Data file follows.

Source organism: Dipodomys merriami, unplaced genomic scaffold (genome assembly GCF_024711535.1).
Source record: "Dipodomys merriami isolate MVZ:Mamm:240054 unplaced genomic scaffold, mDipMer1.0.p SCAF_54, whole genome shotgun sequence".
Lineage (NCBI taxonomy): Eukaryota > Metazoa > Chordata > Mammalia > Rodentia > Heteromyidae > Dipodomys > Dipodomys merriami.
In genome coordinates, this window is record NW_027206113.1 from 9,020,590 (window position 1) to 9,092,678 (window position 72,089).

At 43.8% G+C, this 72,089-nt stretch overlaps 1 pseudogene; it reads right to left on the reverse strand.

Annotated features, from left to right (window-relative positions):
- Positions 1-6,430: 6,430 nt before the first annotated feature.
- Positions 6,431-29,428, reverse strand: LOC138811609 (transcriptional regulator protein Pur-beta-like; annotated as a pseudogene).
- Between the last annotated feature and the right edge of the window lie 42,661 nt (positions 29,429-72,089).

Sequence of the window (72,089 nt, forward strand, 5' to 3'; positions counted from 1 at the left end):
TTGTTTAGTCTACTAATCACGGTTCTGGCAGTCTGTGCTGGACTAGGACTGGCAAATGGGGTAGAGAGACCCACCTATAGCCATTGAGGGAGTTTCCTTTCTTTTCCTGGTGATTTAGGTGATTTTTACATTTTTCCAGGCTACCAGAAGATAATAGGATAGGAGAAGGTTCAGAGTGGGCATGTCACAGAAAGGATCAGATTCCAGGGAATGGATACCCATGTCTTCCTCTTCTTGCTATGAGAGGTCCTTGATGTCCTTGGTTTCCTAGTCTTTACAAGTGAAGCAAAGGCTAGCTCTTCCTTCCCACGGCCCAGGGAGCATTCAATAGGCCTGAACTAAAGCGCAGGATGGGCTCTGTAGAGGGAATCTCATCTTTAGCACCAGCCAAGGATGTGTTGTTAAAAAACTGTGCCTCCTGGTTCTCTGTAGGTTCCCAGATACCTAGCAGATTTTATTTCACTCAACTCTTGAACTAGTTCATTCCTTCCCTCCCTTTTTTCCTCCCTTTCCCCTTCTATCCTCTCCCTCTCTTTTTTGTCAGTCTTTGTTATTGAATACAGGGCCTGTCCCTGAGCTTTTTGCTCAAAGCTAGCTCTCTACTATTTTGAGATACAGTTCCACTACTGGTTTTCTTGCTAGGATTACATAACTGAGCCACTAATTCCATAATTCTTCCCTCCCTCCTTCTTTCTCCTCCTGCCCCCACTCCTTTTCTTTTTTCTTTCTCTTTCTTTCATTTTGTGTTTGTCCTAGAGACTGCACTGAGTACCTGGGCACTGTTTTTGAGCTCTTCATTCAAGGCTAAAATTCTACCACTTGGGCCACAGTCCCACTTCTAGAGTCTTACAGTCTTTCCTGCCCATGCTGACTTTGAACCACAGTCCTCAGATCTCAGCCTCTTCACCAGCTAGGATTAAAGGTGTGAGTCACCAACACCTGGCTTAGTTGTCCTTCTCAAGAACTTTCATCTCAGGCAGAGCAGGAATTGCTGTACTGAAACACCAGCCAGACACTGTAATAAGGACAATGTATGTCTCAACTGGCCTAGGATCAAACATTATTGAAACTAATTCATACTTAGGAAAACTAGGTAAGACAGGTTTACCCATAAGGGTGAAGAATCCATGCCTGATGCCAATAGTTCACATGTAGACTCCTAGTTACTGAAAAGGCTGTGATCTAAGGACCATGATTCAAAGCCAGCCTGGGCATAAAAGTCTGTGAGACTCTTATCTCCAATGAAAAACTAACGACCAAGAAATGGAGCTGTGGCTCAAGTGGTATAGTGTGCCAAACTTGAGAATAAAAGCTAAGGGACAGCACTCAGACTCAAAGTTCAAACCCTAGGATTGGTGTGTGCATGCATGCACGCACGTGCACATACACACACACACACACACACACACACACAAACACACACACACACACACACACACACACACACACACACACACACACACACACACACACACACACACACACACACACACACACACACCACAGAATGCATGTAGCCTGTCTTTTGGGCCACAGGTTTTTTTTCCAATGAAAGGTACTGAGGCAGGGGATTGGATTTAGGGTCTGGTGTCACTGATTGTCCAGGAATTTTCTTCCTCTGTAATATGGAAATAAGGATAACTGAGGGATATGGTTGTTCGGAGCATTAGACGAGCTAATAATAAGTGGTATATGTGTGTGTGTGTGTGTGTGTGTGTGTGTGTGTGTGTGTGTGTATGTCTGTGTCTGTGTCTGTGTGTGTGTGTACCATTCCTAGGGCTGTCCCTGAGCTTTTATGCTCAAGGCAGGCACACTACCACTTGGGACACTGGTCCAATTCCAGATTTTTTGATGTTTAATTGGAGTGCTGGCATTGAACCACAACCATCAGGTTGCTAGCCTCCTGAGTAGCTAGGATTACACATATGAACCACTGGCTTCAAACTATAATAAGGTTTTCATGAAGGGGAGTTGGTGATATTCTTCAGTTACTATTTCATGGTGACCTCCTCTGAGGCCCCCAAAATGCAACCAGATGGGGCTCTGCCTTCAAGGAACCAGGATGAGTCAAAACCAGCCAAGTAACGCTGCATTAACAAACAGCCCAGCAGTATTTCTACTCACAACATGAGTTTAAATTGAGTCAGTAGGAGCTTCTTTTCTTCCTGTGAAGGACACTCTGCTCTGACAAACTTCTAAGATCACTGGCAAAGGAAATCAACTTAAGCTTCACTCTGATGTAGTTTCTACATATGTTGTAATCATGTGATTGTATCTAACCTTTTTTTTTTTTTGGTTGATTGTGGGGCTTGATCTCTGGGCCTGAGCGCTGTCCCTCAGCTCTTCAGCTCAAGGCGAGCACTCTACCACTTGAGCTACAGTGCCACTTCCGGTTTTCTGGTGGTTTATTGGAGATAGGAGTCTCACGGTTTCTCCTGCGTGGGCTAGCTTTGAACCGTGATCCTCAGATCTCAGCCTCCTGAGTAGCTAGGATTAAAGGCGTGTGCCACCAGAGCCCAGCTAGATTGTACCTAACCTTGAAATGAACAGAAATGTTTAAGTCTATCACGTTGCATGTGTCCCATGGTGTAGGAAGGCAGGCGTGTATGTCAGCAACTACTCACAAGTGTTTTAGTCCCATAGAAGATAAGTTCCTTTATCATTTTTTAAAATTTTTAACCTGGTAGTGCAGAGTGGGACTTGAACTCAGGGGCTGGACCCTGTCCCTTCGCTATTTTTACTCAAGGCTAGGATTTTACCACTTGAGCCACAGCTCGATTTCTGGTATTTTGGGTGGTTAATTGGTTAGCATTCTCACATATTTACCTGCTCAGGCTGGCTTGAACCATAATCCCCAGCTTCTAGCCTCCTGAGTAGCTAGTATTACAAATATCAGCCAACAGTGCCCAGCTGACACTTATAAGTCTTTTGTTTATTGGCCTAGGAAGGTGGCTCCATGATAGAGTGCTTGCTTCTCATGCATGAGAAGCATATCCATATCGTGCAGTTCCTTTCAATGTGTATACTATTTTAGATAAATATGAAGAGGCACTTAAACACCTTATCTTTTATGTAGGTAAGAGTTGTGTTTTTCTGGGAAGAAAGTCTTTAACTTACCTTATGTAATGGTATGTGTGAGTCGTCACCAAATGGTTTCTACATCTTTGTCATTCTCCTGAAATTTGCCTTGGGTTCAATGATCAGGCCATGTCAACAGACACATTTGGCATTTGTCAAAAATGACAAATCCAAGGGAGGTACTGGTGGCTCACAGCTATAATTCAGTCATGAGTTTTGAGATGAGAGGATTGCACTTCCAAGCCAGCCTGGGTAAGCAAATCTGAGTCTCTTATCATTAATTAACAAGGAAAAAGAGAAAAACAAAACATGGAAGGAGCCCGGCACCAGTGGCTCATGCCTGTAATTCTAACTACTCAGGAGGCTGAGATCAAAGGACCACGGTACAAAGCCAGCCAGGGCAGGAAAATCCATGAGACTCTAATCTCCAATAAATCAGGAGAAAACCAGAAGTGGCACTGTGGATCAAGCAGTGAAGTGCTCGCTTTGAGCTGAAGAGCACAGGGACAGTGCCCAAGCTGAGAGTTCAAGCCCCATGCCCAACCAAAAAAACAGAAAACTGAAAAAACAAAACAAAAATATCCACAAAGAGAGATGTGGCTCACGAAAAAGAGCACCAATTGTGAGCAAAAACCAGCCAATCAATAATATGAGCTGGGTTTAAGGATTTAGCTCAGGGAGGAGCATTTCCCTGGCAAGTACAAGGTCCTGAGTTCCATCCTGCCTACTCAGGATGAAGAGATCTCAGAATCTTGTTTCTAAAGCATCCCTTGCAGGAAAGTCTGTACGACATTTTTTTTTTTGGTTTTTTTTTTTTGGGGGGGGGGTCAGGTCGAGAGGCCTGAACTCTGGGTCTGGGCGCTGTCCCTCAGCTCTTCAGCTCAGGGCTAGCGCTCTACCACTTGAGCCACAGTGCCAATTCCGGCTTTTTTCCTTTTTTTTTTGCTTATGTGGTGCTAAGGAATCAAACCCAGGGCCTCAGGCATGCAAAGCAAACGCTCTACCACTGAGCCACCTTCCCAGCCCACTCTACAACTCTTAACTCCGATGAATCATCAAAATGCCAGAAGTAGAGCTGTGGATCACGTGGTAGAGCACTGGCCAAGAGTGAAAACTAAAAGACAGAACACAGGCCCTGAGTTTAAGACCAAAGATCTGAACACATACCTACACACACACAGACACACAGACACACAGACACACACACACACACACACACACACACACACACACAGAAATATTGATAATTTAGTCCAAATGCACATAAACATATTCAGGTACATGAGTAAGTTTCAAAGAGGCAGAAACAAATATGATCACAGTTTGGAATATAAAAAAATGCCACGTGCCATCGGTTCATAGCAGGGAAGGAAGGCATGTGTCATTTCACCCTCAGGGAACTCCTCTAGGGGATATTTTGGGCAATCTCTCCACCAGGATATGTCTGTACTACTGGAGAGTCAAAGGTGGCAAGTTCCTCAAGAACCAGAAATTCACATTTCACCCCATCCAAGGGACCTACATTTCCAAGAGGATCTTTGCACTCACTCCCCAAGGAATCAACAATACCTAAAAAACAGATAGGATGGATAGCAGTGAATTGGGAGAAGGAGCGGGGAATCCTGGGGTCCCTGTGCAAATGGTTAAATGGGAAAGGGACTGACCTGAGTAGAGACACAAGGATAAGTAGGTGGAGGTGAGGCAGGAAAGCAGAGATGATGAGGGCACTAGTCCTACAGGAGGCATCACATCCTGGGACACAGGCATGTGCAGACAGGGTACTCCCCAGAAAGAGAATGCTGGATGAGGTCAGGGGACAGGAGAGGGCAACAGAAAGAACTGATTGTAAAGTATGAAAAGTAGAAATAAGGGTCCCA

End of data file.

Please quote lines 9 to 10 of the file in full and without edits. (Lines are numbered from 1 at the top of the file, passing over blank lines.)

- Between the last annotated feature and the right edge of the window lie 42,661 nt (positions 29,429-72,089).

Sequence of the window (72,089 nt, forward strand, 5' to 3'; positions counted from 1 at the left end):